The Tanzanian government said May 14 that it was closely monitoring the recently developed malaria vaccine that has proved to be ‘highly effective’ in clinical trials.
The vaccine, developed by scientists at the Jenner Institute of Oxford University, showed up to 77 percent efficacy in a trial of 450 children in Burkina Faso over a period of 12 months.
The Guardian (UK) reported that the vaccine holds out the real possibility of slashing the annual global death toll from malaria, averaging 400,000 mostly small children.
Tanzanian Health, Community Development, Gender, Elderly and Children deputy minister Godwin Mollel told The Citizen that Tanzania was also involved in the research for malaria. However, he noted that the vaccine efficacy would be confirmed after four stages of trials.
“The normal procedure for any country, including ours, is to satisfy itself before it makes any decision. Therefore, when it is proven globally that it is safe, then we will move from there,” he said.
Dr Mollel said there were guidelines for scientific research that had to be adhered to and Tanzania would follow the same.
The Oxford vaccine is the first to meet the WHO goal of 75 percent efficacy against the mosquito-borne parasite disease. Larger trials are now beginning, involving 4,800 children in four countries.
The hunt for a malaria vaccine has been going on the best part of a century. One, the Mosquirix vaccine developed by GlaxoSmithKline, has been through lengthy clinical trials but is only partially effective, preventing 39 percent of malaria cases and 29 percent of severe malaria cases among small children in Africa over four years. It is being piloted by the World Health Organization in parts of Kenya, Ghana and Malawi.
Drs Cyrus Poonawalla and Adar Poonawalla - respectively chairman and CEO of the Serum Institute - said in a statement that they were “highly excited to see these results on a safe and highly effective malaria vaccine which will be available to the whole world”.
The project was through collaboration with Oxford and also Novavax, which is supplying the adjuvant, a substance that enhances the immune system response.
“We are highly confident that we will be able to deliver more than 200 million doses annually in line with the strategy, as soon as regulatory approvals are available,” they said.
Prof Adrian Hill, director of the Jenner Institute, where the Oxford/AstraZeneca Covid vaccine was invented, said he believed the vaccine had the potential to cut the death toll dramatically. “What we’re hoping to do is take that 400,000 down to tens of thousands in the next five years, which would be absolutely fantastic.”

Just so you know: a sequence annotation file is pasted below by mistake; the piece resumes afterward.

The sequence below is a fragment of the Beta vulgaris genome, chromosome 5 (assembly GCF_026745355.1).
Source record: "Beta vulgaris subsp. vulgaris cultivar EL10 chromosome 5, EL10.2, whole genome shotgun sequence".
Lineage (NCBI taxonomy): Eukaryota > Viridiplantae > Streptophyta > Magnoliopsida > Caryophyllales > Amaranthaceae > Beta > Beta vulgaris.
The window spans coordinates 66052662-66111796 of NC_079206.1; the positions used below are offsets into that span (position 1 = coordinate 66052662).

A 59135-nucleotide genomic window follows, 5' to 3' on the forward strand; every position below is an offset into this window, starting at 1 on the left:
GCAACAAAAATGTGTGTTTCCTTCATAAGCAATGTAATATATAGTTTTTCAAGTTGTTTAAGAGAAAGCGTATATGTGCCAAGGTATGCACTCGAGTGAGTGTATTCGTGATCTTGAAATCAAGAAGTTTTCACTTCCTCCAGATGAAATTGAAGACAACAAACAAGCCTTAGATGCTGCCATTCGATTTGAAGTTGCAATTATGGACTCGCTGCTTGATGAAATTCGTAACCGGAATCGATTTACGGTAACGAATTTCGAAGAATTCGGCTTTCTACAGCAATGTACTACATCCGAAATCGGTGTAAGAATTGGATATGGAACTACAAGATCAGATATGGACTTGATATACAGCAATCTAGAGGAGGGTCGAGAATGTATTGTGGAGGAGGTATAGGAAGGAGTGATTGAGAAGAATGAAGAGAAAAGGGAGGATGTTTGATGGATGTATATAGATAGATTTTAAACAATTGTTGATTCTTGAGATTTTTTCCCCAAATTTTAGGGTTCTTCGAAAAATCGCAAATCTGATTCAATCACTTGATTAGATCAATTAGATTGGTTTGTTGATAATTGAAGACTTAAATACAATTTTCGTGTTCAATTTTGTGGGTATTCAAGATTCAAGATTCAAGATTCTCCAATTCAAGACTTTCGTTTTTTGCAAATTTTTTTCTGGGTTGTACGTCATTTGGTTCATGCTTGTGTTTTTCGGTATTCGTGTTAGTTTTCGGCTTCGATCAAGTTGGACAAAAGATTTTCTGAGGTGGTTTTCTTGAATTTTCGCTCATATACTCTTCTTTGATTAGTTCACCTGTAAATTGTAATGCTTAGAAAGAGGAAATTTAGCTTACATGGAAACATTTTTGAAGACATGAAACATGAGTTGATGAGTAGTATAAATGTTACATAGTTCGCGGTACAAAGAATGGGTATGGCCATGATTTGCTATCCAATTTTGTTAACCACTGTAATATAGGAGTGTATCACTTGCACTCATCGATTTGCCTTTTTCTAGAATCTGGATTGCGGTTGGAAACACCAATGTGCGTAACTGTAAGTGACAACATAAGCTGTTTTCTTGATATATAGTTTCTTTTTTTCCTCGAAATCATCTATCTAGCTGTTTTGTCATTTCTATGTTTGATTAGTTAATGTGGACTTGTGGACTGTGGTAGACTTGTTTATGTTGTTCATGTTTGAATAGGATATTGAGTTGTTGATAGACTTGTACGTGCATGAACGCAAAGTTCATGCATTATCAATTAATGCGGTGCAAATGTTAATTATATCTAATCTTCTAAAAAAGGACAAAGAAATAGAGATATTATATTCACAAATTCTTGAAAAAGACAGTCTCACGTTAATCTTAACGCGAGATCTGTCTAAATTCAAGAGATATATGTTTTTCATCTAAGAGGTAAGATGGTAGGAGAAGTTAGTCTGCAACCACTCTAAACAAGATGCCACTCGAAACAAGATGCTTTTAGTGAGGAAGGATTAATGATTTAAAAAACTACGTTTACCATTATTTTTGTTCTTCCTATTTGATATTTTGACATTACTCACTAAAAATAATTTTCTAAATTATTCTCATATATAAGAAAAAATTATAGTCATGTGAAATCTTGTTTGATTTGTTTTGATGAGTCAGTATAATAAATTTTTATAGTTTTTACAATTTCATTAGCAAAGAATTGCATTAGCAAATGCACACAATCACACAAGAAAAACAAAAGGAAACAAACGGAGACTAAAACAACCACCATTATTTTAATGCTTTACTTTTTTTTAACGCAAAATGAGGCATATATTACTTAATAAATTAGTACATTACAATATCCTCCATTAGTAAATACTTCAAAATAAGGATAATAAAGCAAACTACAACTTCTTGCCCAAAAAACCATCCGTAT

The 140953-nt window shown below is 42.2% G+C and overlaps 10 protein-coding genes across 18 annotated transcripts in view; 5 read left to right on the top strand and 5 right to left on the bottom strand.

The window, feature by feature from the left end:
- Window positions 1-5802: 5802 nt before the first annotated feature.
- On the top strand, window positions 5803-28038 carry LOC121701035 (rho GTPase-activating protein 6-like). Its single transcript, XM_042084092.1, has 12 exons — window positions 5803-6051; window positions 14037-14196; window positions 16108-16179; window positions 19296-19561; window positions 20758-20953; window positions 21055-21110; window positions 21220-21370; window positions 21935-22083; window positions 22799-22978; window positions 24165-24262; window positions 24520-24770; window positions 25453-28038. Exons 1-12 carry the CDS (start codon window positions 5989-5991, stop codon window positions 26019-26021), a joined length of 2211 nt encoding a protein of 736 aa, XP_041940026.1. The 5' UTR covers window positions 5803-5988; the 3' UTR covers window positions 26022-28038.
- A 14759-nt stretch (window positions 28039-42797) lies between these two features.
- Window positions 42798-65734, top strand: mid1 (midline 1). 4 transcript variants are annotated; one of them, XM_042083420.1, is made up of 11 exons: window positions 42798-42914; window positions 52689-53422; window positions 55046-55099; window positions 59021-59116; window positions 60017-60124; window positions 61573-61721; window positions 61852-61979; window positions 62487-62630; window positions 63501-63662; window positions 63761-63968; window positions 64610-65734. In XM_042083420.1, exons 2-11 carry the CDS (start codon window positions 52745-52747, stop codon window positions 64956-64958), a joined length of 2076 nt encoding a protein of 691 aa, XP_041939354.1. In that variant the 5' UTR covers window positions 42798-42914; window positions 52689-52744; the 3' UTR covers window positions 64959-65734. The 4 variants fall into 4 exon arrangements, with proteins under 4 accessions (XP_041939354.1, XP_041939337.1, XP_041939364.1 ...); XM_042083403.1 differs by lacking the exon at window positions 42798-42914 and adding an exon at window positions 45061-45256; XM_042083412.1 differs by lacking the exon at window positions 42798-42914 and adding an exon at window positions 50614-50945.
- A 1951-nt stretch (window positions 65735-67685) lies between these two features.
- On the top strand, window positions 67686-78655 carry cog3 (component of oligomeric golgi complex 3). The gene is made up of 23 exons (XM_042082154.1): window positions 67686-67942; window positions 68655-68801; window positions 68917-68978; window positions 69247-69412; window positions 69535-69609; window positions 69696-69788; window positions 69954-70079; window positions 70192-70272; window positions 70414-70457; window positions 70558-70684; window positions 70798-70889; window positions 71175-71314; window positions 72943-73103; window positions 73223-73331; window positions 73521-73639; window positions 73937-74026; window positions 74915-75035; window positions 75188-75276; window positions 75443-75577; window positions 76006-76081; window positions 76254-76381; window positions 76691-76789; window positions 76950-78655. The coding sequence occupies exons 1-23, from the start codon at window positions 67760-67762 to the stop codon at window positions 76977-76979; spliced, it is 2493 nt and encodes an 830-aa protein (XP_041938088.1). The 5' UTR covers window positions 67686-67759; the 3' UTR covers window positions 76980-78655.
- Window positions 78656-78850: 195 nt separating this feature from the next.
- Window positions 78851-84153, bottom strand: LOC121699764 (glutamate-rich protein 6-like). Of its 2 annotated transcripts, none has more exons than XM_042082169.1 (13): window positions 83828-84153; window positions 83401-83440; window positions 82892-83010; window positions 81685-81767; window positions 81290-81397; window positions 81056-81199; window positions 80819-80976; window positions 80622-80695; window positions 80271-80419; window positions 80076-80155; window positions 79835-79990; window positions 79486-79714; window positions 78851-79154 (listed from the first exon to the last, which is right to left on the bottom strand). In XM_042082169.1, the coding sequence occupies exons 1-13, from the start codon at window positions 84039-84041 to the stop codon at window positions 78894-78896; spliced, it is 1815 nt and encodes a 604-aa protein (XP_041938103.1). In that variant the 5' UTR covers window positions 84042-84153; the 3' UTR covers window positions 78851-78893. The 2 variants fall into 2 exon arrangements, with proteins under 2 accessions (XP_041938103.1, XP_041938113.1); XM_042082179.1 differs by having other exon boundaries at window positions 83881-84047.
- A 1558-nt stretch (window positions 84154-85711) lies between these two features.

Other interventions, such as impregnated bed nets and malarial drugs, have reduced the death toll from a million a year, he said, and those must continue. But, if the vaccine could cut deaths to the tens of thousands, they might be able to look towards “a greater goal – eventually eradicating malaria”.
Hill said the institute might apply for emergency approval for the malaria vaccine just as it did for the Covid-19 jab.
“I’m making the argument as forcefully as I can, that because malaria kills a lot more people than Covid-19 in Africa, you should think about emergency-use authorisation for a malaria vaccine for use in Africa. And that’s never been done before.”
The institute would probably ask the regulatory bodies in Europe or the UK for a scientific opinion on the vaccine and then apply to the World Health Organization for approval for use in Africa. “They did Covid-19 in months – why shouldn’t they do malaria in a similar length of time as the health problem is on an even greater scale in Africa?” Prof Hill said.
The vaccine will be manufactured at large scale and low-cost, say the researchers, who have arranged a deal with the Serum Institute of India, which is involved in manufacturing the Oxford/AstraZeneca Covid-19 jab. The Serum Institute has had to delay supplies of the Covid-19 vaccine to the rest of the world because of the huge rise in cases in India, but has promised to deliver 200 million doses a year of the malaria vaccine if it is licensed.
Hill said the best-case scenario was approval by the end of 2022, by which time the Serum Institute would have plenty of capacity. The children in the trial, which is published on Preprints with the Lancet, were five to 17 months old and lived in Nanoro, an area encompassing 24 villages with an approximate population of 65,000 people.
They were split into three groups; two had the vaccine, but with either a low or high dose of adjuvant, while the third group were given a rabies vaccine, so acted as a control.
The children had three doses and have since had a further booster jab. The Mosquirix vaccine is also given in four doses.
Prof Hill said mothers were keen to bring their children back for further shots because of their experience of malaria. Efficacy was 77 percent in the high-dose adjuvant group and 74 percent in the lower dose group.
Gareth Jenkins, of Malaria No More UK, said: “We can end malaria in our generation but only if governments invest in the research needed to deliver the new medicines and products that can accelerate the end of this terrible disease.
“An effective and safe malaria vaccine would be a hugely significant extra weapon in the armoury needed to defeat malaria, which still kills over 270,000 children every year. For decades British scientists have been at the forefront of developing new ways to detect, diagnose, test and treat malaria, and we must continue to back them.
Written by Rosemary Mirondo